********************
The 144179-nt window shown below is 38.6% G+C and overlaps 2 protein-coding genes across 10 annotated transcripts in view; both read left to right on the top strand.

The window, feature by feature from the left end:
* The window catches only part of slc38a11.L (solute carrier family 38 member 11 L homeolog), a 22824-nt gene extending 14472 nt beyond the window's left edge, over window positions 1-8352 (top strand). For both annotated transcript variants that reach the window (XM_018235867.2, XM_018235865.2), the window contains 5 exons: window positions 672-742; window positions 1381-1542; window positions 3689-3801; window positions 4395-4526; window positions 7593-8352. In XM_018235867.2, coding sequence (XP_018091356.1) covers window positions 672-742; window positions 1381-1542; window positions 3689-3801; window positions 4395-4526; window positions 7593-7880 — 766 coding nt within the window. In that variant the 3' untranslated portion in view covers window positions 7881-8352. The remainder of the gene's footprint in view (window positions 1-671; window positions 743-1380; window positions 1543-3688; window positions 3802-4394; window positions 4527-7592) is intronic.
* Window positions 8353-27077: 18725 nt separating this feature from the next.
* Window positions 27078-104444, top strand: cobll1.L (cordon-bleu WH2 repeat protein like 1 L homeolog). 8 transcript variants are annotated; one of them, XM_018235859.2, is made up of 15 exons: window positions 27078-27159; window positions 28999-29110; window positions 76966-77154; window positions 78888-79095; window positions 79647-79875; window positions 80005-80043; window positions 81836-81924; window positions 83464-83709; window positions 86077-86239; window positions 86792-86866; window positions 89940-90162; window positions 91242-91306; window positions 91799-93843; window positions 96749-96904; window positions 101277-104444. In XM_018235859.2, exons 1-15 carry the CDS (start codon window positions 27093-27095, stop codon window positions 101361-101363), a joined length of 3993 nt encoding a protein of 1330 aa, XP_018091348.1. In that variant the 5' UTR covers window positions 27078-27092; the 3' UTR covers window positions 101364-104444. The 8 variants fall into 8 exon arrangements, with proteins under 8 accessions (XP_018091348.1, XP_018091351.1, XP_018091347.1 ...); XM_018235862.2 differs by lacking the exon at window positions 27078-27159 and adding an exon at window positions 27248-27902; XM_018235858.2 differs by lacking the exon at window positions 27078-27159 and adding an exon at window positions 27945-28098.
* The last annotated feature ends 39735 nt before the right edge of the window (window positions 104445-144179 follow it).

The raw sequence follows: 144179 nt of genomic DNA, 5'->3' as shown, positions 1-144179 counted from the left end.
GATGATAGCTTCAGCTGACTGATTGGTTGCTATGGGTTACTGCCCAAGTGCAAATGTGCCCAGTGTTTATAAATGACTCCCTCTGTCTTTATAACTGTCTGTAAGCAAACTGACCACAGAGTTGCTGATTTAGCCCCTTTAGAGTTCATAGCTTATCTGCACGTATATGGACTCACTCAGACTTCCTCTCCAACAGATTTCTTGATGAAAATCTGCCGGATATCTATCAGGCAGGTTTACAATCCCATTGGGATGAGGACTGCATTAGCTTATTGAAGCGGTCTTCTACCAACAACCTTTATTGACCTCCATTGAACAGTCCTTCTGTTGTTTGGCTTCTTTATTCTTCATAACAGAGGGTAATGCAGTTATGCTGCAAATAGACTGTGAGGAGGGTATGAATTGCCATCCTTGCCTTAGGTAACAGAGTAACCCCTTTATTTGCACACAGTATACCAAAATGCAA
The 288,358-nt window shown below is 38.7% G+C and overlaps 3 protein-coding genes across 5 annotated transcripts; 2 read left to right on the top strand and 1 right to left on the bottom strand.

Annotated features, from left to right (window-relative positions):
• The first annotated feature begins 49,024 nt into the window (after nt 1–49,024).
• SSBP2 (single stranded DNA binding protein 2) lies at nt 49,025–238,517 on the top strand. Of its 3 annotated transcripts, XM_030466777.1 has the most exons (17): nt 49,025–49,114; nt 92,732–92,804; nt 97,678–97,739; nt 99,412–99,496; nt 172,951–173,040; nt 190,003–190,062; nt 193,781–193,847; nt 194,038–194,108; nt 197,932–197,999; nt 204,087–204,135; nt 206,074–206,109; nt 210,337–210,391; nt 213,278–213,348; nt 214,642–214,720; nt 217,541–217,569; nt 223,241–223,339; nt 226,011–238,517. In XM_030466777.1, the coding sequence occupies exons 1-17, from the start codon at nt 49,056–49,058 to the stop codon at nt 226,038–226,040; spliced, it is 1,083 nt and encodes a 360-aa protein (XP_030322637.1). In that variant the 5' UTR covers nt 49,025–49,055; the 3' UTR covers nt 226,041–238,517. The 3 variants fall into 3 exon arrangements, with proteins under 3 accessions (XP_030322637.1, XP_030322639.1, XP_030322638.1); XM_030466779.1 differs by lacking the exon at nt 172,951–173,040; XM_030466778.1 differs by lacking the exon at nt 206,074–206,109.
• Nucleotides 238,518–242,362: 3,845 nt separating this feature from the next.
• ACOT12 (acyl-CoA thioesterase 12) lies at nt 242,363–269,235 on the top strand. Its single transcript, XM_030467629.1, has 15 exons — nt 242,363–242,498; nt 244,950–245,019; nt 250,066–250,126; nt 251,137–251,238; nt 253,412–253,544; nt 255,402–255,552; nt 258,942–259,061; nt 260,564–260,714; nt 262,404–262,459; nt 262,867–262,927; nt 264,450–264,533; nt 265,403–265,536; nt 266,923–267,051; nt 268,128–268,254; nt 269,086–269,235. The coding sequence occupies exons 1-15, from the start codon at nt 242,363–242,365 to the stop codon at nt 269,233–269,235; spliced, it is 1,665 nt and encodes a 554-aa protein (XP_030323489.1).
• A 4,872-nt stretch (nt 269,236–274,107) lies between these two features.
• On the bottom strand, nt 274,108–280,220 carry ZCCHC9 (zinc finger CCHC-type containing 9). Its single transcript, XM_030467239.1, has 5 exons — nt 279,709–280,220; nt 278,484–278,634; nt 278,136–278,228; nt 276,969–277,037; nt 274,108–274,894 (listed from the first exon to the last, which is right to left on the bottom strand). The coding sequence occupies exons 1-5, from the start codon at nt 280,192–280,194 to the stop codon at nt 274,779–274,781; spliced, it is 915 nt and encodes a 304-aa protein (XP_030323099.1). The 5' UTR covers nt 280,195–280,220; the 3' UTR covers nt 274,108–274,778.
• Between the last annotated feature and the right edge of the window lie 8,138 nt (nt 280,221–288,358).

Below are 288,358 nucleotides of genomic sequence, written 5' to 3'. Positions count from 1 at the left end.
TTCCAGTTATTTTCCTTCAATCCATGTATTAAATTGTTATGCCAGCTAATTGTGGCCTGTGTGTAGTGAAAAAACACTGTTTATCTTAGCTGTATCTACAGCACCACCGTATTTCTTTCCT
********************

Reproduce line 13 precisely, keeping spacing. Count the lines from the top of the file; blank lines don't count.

• Nucleotides 238,518–242,362: 3,845 nt separating this feature from the next.